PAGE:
NORMAN: Let’s look at the role of Parliament because of course context is important. When she made this Cartier confession, it was during a COVID-induced recession, public servants were taking pay freezes, we had lines outside Centrelink offices. At the time, the Prime Minister was coming out against corporate largesse. Do you acknowledge that at the time perhaps politicians have been caught in the heat of the moment?

ROWLAND: Let’s remember though that it was very clearly stated under the questioning from Labor in the Parliament that this was something that had appeared two years prior. The Prime Minister would have been well aware of that, and if he wasn’t, he should have made himself aware of that –

NORMAN: Apparently, he wasn’t properly briefed, according to Christine Holgate.

ROWLAND: Well, that may well be the case. The reality is that no one forced the Prime Minister to say those words, macho, saying what he said. Everything since that time has been retrofitted to suit what he said on the day. This is really unravelling, and even yesterday’s panicked announcement shows that this is a Government that’s making it up as they go. Let’s get back to what’s really important here: this is a 200 year old entity, a government business enterprise and a multi-billion dollar one at that employs tens of thousands of people, that Australians rely on especially in rural areas, especially during a pandemic. To have a situation where we haven’t had a full-time CEO for that long, it’s cost at least half a million dollars in the recruitment process compared to the cost of those watches at the time, I think that Ms Holgate has made very clear that she considers there to be disproportionality with respect to her treatment, and of course, she goes to expressly using terms like bullying, intimidation, thrown under a bus, reversed and run over again, it is a sorry state of affairs.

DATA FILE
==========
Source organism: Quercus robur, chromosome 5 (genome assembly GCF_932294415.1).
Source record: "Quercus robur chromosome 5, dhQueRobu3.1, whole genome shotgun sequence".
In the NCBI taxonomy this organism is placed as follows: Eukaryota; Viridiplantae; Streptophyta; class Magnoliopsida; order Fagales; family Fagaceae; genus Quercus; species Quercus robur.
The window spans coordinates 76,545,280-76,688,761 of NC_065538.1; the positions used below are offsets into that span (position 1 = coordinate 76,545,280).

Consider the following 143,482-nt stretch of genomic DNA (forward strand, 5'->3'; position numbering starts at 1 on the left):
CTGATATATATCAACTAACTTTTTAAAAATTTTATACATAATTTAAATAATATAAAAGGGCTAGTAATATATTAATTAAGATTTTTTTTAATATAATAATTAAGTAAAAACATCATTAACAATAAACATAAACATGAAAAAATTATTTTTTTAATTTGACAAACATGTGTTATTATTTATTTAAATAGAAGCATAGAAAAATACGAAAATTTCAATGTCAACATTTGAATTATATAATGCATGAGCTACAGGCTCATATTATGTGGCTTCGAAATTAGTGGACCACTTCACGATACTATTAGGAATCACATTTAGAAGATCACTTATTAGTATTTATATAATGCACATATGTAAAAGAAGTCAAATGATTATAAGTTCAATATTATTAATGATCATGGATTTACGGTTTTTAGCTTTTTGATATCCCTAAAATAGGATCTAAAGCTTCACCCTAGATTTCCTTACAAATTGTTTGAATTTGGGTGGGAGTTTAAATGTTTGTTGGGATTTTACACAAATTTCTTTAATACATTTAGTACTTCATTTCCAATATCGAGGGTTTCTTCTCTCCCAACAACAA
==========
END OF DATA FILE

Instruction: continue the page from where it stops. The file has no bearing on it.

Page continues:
NORMAN: What about Labor’s role in this? It was a Labor Senator Kimberley Kitching who first asked about the Cartier watches. She had obviously been told behind the scenes that these watches had been awards to these executives. Within days, Anthony Albanese described her position as untenable. So really, Christine Holgate was left completely friendless among the halls of power here.

ROWLAND: Well, let’s be clear: even as Ms Holgate said today, it was no state secret that these watches had been awarded. She said words to the effect that every person on the 19th floor of the Bourke Street Australia Post Office knew about it and it happened some years previously. To her credit, she admitted that it is the role of the Senate and Senate Estimates to question public servants and agencies about the way in which public money is spent. She even named checked Senator Kim Carr and said you’ve asked me some very difficult questions over the years. So, she’s taken no issue with that. What she has taken issue with is her treatment. She accepts that being in that role that she was required to answer tough questions during her tenure, but it is the way in which she has been treated by the Prime Minister, and the ghosting from the Finance Minister and Communications Minister that has really left her aggrieved. But in particular, the double standards she clearly calls out, with respect to the men in the Prime Minister’s team as opposed to herself.